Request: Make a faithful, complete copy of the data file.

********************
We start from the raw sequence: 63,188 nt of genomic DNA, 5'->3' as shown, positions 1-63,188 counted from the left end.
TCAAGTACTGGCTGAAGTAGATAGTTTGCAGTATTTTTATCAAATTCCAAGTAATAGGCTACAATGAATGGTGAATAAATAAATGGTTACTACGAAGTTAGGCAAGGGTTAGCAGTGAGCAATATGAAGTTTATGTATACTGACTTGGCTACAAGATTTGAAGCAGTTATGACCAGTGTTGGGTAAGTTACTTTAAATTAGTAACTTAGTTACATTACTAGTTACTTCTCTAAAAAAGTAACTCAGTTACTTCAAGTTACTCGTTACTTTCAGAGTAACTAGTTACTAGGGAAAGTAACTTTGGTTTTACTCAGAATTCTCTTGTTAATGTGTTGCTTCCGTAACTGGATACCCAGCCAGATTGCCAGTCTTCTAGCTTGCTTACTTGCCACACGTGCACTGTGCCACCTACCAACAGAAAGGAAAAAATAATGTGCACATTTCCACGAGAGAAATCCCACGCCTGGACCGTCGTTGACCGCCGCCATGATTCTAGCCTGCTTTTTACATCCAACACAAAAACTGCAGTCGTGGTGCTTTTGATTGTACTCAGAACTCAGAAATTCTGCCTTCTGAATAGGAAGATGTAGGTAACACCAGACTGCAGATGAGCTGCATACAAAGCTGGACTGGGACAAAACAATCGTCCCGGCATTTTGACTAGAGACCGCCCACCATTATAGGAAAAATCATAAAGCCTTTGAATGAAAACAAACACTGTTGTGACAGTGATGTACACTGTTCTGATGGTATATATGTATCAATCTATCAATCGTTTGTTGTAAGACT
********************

We start from the raw sequence: 63,188 nt of genomic DNA, 5'->3' as shown, positions 1-63,188 counted from the left end.
TCAAGTACTGGCTGAAGTAGATAGTTTGCAGTATTTTTATCAAATTCCAAGTAATAGGCTACAATGAATGGTGAATAAATAAATGGTTACTACGAAGTTAGGCAAGGGTTAGCAGTGAGCAATATGAAGTTTATGTATACTGACTTGGCTACAAGATTTGAAGCAGTTATGACCAGTGTTGGGTAAGTTACTTTAAATTAGTAACTTAGTTACATTACTAGTTACTTCTCTAAAAAAGTAACTCAGTTACTTCAAGTTACTCGTTACTTTCAGAGTAACTAGTTACTAGGGAAAGTAACTTTGGTTTTACTCAGAATTCTCTTGTTAATGTGTTGCTTCCGTAACTGGATACCCAGCCAGATTGCCAGTCTTCTAGCTTGCTTACTTGCCACACGTGCACTGTGCCACCTACCAACAGAAAGGAAAAAATAATGTGCACATTTCCACGAGAGAAATCCCACGCCTGGACCGTCGTTGACCGCCGCCATGATTCTAGCCTGCTTTTTACATCCAACACAAAAACTGCAGTCGTGGTGCTTTTGATTGTACTCAGAACTCAGAAATTCTGCCTTCTGAATAGGAAGATGTAGGTAACACCAGACTGCAGATGAGCTGCATACAAAGCTGGACTGGGACAAAACAATCGTCCCGGCATTTTGACTAGAGACCGCCCACCATTATAGGAAAAATCATAAAGCCTTTGAATGAAAACAAACACTGTTGTGACAGTGATGTACACTGTTCTGATGGTATATATGTATCAATCTATCAATCGTTTGTTGTAAGACT